It is often unclear what the role of a local jurisdiction is with regard to land use management on nearby federal properties. Yet federal lands clearly impact nearby local communities. The US Department of Energy (DOE), with over 100 sites across the United States with varying degrees of environmental contamination, may be in a very difficult position with regard to relationships with local government about land use. Yet few, if any, studies have examined DOE land use issues. This study asks: (1) In general, how do local planners feel about federal government relationships with them? (2) Do local planners feel differently about the DOE than they do about other federal agencies? (3) What reasons explain any differences observed in answer to the second question? To answer these questions, local planners were interviewed from communities adjacent to non-DOE federal properties, and their responses compared to those of planners located near DOE facilities in the same regions. Findings showed that compared to other federal agencies that own land in the same regions, the DOE is relatively poorer at actively involving local officials in land use decisions at its sites. Primary reasons are the historic legacy of a culture of secrecy, focus on mission, and especially the lack of experience, training, or mandates in local planning cooperation. Findings also suggest that this attitude is markedly stronger in areas west of the Rocky Mountains. Recommendations for improved federal-local communications include the development of a vision for local government involvement that is supported by top levels of management and filtered effectively to the site level.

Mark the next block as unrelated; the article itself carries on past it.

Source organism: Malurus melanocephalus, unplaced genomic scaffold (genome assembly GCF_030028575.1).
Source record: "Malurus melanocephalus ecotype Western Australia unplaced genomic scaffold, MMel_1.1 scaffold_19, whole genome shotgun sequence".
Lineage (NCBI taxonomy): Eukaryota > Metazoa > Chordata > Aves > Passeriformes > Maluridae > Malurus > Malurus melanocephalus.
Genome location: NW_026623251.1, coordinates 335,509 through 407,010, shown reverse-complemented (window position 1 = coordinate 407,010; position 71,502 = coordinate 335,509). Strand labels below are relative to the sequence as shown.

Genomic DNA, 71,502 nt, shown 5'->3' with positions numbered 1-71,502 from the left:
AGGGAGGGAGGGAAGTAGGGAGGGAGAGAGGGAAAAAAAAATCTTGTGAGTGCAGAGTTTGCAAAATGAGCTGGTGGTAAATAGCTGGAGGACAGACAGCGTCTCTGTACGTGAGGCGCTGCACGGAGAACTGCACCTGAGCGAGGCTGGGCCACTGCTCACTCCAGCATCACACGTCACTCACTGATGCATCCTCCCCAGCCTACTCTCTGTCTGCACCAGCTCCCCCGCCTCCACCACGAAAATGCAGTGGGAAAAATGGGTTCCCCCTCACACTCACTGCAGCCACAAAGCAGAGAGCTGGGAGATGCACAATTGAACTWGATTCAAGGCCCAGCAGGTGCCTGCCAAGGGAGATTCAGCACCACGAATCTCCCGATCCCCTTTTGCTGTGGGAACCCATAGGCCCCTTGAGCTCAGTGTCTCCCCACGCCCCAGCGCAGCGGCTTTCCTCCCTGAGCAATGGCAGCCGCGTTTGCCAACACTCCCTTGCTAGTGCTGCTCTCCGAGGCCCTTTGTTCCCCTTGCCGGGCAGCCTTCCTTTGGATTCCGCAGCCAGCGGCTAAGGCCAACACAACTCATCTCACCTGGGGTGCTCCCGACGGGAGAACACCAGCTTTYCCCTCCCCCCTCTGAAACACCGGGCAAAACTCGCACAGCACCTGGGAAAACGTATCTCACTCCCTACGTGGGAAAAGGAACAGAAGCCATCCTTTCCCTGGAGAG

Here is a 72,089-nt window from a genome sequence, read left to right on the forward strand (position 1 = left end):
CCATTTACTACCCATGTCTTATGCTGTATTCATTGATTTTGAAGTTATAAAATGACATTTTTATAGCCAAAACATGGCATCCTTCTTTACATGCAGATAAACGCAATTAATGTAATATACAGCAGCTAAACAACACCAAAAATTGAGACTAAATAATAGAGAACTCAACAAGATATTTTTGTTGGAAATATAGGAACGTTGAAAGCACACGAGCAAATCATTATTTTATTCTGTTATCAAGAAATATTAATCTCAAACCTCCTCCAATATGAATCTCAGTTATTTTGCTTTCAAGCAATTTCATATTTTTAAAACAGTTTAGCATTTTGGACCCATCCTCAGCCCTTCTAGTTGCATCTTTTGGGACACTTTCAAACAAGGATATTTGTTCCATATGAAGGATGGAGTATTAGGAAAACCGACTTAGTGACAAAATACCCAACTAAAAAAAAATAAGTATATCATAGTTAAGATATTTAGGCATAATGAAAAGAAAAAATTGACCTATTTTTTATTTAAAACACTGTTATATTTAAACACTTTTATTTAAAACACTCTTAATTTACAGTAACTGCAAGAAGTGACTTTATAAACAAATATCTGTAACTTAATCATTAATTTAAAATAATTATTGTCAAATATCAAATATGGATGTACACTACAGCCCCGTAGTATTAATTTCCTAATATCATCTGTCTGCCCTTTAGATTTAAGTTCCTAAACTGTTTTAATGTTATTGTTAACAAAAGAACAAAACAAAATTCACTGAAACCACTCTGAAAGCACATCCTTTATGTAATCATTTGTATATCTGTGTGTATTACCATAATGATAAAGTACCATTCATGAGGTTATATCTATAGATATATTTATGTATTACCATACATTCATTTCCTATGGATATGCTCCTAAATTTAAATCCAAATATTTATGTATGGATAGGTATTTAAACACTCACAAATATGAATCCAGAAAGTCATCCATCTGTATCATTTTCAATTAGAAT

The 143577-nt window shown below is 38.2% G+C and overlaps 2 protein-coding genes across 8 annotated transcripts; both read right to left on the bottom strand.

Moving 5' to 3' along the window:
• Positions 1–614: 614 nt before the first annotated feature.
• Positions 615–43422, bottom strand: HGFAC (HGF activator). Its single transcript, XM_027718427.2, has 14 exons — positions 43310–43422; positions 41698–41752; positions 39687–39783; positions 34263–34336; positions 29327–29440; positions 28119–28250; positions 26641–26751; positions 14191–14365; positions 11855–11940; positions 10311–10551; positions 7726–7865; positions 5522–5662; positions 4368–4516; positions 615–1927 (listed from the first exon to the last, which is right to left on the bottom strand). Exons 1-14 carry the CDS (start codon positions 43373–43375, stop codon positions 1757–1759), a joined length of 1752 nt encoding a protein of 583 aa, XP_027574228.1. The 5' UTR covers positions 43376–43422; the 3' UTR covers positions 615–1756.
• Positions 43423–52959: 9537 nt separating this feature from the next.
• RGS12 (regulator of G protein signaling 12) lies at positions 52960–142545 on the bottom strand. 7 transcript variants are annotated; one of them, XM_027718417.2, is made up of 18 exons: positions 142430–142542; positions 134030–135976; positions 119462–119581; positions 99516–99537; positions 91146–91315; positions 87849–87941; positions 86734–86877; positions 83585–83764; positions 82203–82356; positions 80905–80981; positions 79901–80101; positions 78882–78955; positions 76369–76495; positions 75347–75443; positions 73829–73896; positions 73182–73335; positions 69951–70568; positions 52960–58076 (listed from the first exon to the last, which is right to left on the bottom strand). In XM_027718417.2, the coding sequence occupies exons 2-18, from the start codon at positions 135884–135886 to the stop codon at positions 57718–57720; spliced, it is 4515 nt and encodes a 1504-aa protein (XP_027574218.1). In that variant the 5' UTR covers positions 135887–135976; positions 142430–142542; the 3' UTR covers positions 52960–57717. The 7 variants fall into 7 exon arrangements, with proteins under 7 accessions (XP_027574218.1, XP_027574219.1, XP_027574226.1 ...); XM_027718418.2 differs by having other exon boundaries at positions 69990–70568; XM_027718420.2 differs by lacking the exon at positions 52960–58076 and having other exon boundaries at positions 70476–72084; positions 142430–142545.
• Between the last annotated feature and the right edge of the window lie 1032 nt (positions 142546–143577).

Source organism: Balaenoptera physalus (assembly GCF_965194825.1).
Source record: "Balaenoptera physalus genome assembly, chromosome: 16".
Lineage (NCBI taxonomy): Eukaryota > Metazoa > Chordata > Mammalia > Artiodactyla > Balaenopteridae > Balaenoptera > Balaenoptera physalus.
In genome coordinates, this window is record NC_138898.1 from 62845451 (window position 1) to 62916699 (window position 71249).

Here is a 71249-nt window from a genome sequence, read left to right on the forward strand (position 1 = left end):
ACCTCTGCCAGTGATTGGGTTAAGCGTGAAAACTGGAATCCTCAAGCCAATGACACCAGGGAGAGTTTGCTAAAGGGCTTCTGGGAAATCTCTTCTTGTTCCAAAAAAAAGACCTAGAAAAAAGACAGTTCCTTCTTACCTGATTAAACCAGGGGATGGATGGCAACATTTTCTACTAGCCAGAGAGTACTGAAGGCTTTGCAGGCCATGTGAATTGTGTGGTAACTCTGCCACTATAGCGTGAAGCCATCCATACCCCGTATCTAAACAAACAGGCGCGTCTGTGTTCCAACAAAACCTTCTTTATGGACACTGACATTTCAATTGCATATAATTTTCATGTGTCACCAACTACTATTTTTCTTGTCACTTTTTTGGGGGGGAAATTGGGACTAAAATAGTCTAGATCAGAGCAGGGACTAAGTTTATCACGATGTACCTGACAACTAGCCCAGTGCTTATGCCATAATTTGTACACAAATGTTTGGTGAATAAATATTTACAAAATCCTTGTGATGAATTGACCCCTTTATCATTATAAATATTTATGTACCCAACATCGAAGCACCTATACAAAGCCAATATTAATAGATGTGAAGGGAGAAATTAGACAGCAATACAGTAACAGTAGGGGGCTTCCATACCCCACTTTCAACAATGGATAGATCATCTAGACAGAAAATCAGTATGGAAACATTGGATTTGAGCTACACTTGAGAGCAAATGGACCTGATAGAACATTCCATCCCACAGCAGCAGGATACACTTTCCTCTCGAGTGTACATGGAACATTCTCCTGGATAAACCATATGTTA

All Science Journal Classification (ASJC) codes
- Global and Planetary Change
- Federal land management
- Intergovernmental communication
- Land use planning
- Nuclear weapons sites